Optical discs have been under fire since the outset of this current video gamer generation. Digital media has continually infiltrated the gaming sphere, with more companies distributing content through Internet-based channels. Nintendo, Sony and Microsoft have all created dedicated online storefronts for customers to download select games. When Microsoft first announced the successor to its Xbox 360 console, the tech giant stated that games could only be played if the system was connected to a user's online profile. Although there were some advantages to this proposed process, many gamers cried foul over the need to have a constant Internet connection in order to run games stored on physical media. In response to the ensuing backlash, Microsoft changed its position on the matter, reverting to the tried-and-true formula of enabling games to be played offline.
The gaming population has continued to show their preference for physical over connected or digital media. This is understandable as actually holding a physical disc or cart offers a much stronger sense of ownership then simply being given the right to access a gaming company's digital content. The NPD Group recently released a study on the habits of the "core gaming" customer subset, GameSpot reported. In this instance, a core gamer is defined as someone who plays at least five hours each week on a dedicated gaming console, PC or Mac. Researchers found that nearly three-fourths of core gamers prefer owning physical copies of video games over digital media, assuming that each was offered at the same price.
Blu-ray continues to hold sway with gamers
Video game manufacturers along with virtually any other organization that deals with both physical and digital content should take note of the report's results. Gamers – and likely consumers in general – still hold a strong preference for physical media, despite the assertions of some industry observers that digital is the way of the future. Digital media remains a relatively new concept for many individuals, and they are unlikely to simply ditch physical products altogether in favor of an unknown quantity. Ignoring the demand for concrete gaming discs could drive away potential platform adopters and ultimately cut into a company's bottom line.
"Core gamers are an important part of the games industry and understanding their behavior is critical to anyone invested in the games space – especially considering the launch of the new consoles and the continued evolution of digital gaming," said NPD Group analyst Liam Callahan.
Blu-ray offers durability, reliability
Consumers of various types of media, including video games, movies and music, have repeatedly raised concerns about their ability to access digital content down the road. The proliferation of digital rights management technology has been a major driver of these fears, with many people wondering if there's anything stopping a company from cutting off an individual's access to something he or she legitimately purchased years earlier. With physical drives, these concerns simply do not exist. There's nothing stopping people from pulling out their old ColecoVision systems and firing up a game of Donkey Kong.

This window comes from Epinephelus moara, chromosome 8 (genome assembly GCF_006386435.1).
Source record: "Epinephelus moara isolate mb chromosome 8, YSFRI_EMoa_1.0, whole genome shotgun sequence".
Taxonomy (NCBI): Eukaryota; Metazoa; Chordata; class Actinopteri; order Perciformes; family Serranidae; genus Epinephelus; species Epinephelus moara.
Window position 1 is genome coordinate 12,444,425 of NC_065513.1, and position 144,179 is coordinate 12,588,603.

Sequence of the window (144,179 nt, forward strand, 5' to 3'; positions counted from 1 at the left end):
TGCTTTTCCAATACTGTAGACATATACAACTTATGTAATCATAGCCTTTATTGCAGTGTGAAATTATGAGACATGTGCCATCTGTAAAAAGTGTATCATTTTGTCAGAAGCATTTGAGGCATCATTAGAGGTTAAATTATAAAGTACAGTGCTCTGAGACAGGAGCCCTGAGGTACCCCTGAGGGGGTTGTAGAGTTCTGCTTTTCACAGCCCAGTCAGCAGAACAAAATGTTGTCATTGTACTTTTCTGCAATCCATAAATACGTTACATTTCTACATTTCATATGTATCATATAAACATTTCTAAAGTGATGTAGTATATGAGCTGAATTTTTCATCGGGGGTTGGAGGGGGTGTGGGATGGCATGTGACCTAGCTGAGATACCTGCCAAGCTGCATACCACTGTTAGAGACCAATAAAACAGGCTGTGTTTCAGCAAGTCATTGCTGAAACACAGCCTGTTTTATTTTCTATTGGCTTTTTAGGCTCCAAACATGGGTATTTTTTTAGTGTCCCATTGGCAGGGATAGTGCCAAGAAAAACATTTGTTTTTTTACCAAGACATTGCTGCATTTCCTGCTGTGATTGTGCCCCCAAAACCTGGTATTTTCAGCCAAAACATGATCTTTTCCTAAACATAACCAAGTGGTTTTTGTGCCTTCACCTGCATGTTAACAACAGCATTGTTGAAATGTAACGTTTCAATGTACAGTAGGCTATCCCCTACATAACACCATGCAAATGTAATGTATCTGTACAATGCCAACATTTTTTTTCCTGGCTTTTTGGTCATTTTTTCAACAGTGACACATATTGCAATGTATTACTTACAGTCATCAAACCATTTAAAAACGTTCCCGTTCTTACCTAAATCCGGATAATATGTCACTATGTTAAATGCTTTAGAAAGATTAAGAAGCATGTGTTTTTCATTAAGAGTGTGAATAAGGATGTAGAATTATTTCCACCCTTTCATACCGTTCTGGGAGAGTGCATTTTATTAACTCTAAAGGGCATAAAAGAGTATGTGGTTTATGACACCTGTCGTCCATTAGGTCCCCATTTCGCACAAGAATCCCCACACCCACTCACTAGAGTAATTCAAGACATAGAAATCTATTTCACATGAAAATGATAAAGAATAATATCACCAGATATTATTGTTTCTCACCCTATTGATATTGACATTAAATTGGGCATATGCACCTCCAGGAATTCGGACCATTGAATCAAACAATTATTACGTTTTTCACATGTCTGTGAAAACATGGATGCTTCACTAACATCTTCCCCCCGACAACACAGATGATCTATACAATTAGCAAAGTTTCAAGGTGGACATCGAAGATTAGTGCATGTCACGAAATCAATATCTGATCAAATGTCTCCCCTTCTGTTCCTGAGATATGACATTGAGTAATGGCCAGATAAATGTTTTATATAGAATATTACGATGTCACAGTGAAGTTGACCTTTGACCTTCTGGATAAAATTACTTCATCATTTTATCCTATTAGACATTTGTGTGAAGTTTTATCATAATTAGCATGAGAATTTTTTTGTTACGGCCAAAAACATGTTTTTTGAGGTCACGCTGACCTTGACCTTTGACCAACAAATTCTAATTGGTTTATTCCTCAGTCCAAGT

Furthermore, optical media such as Blu-ray discs are much more durable than consumers might realize, ensuring that they continue to work properly for years. They are incredibly resilient against environmental factors that could otherwise warp or erode other digital components. In addition, platforms like an industrial optical drive often support cross-format usage, meaning various types of discs can run on the same hardware. This reduces not only the amount of equipment that a consumer or business user must purchase and store, but the headaches that one might encounter by accounting for every format used on a regular basis.
That level of performance of reliability has emboldened Panasonic and Sony to continue throwing their support behind Blu-ray and optical media in general. The companies announced in July 2013 that they had formed a partnership to further develop this technology and create more advanced discs capable of storing more data.
"Optical discs have excellent properties to protect them against the environment, such as dust-resistance and water-resistance, and can also withstand changes in temperature and humidity when stored," the companies stated. "They also allow inter-generational compatibility between different formats, ensuring that data can continue to be read even as formats evolve. This makes them a robust medium for long-term storage of content."
Looking to the future of Blu-ray
Blu-ray discs have recently emerged as ideal data archiving solutions, with companies such as Facebook and Amazon.com developing massive storage systems based on the format. Optical discs offer an inexpensive, scalable and reliable method of saving important records for the long haul. Blu-ray, in particular, is likely to see its use for data archiving applications increase further as organizations across every industry see their amount of incoming information rise dramatically over the coming years. That data needs to stored somewhere for later use, and Blu-ray discs offer the most efficient and cost-effective way to do so.
Despite the increasing use of digital media, Blu-ray isn't going anywhere. For consumers and business users alike, the format still has a great deal to offer in terms of reliability and performance. Gamers continue to demand that their consoles run on affordable physical media, meaning that for the foreseeable future, Blu-ray will reign as the standard format for these machines. With major tech companies increasingly turning to optical discs to build data archiving solutions, Blu-ray will not only be a major enterprise component in the short term, but will likely be a relevant form of media for years to come. The future is very bright indeed for Blu-ray.